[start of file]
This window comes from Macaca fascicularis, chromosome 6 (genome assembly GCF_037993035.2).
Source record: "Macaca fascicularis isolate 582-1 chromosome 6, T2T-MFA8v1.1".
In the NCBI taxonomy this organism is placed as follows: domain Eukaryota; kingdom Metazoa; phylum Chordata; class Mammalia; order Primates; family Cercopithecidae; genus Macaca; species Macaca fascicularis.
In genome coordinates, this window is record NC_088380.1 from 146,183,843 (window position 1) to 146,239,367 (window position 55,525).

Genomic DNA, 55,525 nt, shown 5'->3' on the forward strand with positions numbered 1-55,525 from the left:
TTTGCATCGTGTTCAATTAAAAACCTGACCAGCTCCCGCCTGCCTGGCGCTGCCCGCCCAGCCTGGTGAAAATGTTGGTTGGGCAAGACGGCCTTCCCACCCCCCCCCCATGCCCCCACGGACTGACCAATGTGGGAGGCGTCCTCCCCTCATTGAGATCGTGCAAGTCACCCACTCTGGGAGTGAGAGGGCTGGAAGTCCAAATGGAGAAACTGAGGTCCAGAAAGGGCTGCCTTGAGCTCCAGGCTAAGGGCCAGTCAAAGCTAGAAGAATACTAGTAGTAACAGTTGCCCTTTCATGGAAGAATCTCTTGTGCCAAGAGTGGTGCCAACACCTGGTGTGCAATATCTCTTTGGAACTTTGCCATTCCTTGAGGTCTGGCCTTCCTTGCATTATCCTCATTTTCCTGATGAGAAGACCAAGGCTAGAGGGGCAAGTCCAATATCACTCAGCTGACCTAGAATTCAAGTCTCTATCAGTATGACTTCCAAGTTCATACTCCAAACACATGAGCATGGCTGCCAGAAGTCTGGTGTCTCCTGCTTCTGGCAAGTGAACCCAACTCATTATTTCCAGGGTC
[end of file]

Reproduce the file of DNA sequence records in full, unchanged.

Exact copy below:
This window comes from Macaca fascicularis, chromosome 6 (genome assembly GCF_037993035.2).
Source record: "Macaca fascicularis isolate 582-1 chromosome 6, T2T-MFA8v1.1".
In the NCBI taxonomy this organism is placed as follows: domain Eukaryota; kingdom Metazoa; phylum Chordata; class Mammalia; order Primates; family Cercopithecidae; genus Macaca; species Macaca fascicularis.
In genome coordinates, this window is record NC_088380.1 from 146,183,843 (window position 1) to 146,239,367 (window position 55,525).

Genomic DNA, 55,525 nt, shown 5'->3' on the forward strand with positions numbered 1-55,525 from the left:
TTTGCATCGTGTTCAATTAAAAACCTGACCAGCTCCCGCCTGCCTGGCGCTGCCCGCCCAGCCTGGTGAAAATGTTGGTTGGGCAAGACGGCCTTCCCACCCCCCCCCCATGCCCCCACGGACTGACCAATGTGGGAGGCGTCCTCCCCTCATTGAGATCGTGCAAGTCACCCACTCTGGGAGTGAGAGGGCTGGAAGTCCAAATGGAGAAACTGAGGTCCAGAAAGGGCTGCCTTGAGCTCCAGGCTAAGGGCCAGTCAAAGCTAGAAGAATACTAGTAGTAACAGTTGCCCTTTCATGGAAGAATCTCTTGTGCCAAGAGTGGTGCCAACACCTGGTGTGCAATATCTCTTTGGAACTTTGCCATTCCTTGAGGTCTGGCCTTCCTTGCATTATCCTCATTTTCCTGATGAGAAGACCAAGGCTAGAGGGGCAAGTCCAATATCACTCAGCTGACCTAGAATTCAAGTCTCTATCAGTATGACTTCCAAGTTCATACTCCAAACACATGAGCATGGCTGCCAGAAGTCTGGTGTCTCCTGCTTCTGGCAAGTGAACCCAACTCATTATTTCCAGGGTC